Experimental Brain Research

, Volume 235, Issue 6, pp 1689–1700

Explicit instruction of rules interferes with visuomotor skill transfer

Research Article

DOI: 10.1007/s00221-017-4933-4

Cite this article as:
Tanaka, K. & Watanabe, K. Exp Brain Res (2017) 235: 1689. doi:10.1007/s00221-017-4933-4

Abstract

In the present study, we examined the effects of explicit knowledge, obtained through instruction or spontaneous detection, on the transfer of visuomotor sequence learning. In the learning session, participants learned a visuomotor sequence, via trial and error. In the transfer session, the order of the sequence was reversed from that of the learning session. Before the commencement of the transfer session, some participants received explicit instruction regarding the reversal rule (i.e., Instruction group), while the others did not receive any information and were sorted into either an Aware or Unaware group, as assessed by interview conducted after the transfer session. Participants in the Instruction and Aware groups performed with fewer errors than the Unaware group in the transfer session. The participants in the Instruction group showed slower speed than the Aware and Unaware groups in the transfer session, and the sluggishness likely persisted even in late learning. These results suggest that explicit knowledge reduces errors in visuomotor skill transfer, but may interfere with performance speed, particularly when explicit knowledge is provided, as opposed to being spontaneously discovered.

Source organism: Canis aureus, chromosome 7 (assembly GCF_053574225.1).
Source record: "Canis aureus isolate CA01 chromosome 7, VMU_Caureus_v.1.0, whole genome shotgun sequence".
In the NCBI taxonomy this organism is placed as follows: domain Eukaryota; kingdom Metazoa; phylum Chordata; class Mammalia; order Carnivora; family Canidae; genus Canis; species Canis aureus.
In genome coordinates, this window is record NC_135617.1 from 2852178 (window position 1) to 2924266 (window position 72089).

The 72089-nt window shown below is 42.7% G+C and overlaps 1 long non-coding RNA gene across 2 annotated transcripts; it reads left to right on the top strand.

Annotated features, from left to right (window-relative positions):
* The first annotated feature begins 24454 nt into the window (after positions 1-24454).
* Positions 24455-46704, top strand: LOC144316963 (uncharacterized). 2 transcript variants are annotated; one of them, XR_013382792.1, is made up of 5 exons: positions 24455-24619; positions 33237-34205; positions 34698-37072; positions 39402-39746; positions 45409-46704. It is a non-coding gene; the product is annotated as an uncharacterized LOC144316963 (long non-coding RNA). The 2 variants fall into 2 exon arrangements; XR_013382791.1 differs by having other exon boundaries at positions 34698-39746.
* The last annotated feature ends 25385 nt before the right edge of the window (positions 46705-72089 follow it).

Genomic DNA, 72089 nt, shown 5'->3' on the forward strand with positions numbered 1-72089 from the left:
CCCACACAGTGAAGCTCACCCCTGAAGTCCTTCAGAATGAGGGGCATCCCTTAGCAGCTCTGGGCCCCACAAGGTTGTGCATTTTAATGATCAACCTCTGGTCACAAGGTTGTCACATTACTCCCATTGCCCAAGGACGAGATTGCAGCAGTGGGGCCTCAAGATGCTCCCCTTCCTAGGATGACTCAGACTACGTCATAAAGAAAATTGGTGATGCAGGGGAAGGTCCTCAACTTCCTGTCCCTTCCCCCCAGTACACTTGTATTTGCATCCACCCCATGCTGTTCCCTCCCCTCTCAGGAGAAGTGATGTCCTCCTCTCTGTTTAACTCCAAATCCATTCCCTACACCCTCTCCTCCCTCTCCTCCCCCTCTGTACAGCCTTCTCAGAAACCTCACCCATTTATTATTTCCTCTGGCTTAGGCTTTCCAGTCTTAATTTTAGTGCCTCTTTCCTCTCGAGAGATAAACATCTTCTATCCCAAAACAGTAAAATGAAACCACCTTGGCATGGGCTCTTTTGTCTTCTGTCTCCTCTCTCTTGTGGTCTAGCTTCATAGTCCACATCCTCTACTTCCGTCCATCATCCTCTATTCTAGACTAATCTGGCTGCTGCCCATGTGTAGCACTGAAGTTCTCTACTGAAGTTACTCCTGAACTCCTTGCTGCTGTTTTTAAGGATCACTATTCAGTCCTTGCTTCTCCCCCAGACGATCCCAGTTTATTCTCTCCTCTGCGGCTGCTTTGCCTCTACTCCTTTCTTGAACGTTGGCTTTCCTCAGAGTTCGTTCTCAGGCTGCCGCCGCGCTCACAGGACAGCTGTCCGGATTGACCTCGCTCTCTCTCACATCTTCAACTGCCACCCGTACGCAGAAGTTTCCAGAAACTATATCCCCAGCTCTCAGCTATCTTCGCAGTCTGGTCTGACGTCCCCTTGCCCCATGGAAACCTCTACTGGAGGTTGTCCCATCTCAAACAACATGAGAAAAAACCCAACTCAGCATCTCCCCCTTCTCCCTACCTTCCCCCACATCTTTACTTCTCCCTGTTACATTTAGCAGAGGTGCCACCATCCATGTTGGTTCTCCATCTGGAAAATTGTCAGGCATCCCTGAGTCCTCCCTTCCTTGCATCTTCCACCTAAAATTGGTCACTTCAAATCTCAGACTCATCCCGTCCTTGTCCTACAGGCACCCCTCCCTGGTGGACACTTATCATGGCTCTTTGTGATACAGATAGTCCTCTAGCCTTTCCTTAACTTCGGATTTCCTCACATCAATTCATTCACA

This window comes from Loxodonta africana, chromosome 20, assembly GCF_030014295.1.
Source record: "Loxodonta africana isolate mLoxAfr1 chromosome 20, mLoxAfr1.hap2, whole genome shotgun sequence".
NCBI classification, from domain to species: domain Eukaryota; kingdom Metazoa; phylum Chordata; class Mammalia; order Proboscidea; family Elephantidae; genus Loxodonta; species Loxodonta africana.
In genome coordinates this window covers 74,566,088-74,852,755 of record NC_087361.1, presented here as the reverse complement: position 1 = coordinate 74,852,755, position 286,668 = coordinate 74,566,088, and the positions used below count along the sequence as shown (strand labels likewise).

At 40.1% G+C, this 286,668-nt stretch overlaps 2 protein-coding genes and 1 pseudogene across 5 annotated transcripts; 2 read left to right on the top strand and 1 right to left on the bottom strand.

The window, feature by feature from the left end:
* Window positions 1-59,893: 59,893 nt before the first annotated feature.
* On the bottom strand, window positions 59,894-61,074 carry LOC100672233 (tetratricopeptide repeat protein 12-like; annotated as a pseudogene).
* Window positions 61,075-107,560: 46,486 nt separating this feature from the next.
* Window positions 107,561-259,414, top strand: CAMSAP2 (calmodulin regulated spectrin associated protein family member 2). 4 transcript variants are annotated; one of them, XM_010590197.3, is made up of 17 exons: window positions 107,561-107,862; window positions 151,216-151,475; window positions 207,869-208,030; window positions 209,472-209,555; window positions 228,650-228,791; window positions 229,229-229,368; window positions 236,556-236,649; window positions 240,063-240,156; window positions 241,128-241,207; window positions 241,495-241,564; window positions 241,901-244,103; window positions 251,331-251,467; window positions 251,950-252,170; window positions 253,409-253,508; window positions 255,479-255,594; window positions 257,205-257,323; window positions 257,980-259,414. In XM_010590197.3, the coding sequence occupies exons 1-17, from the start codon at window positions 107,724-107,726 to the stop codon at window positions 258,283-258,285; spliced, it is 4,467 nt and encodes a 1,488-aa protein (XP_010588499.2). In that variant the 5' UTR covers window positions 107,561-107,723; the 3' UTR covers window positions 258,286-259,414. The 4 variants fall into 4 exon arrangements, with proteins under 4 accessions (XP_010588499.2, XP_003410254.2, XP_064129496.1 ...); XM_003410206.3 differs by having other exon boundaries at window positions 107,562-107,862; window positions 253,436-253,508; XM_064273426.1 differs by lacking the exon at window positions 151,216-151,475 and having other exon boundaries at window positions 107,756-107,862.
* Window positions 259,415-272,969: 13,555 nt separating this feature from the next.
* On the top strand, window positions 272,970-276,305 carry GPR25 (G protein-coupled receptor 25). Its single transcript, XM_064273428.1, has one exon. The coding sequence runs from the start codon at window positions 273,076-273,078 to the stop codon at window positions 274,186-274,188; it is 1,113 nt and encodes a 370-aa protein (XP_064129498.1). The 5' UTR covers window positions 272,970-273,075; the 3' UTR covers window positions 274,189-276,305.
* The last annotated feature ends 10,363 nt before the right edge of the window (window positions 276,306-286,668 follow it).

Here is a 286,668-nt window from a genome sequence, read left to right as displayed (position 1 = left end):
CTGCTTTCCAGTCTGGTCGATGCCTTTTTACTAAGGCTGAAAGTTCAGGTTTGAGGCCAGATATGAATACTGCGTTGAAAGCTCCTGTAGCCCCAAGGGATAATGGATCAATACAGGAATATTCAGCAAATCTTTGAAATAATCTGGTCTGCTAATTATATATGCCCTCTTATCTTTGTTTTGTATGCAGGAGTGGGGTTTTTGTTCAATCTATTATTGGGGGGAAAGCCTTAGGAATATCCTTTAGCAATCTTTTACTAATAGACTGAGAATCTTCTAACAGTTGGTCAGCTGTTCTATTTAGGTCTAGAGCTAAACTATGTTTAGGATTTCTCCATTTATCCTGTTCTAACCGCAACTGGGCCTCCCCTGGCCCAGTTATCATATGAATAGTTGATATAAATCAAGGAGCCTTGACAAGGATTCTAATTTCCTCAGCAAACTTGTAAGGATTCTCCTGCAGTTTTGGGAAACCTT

Keywords

Sequential learning Transfer Explicit Implicit Instruction 

Copyright information

© Springer-Verlag Berlin Heidelberg 2017

Authors and Affiliations

  1. 1.Faculty of Science and EngineeringWaseda UniversityShinjukuJapan
  2. 2.Research Center for Advanced Science and TechnologyThe University of TokyoTokyoJapan
  3. 3.Japan Society for the Promotion of ScienceTokyoJapan

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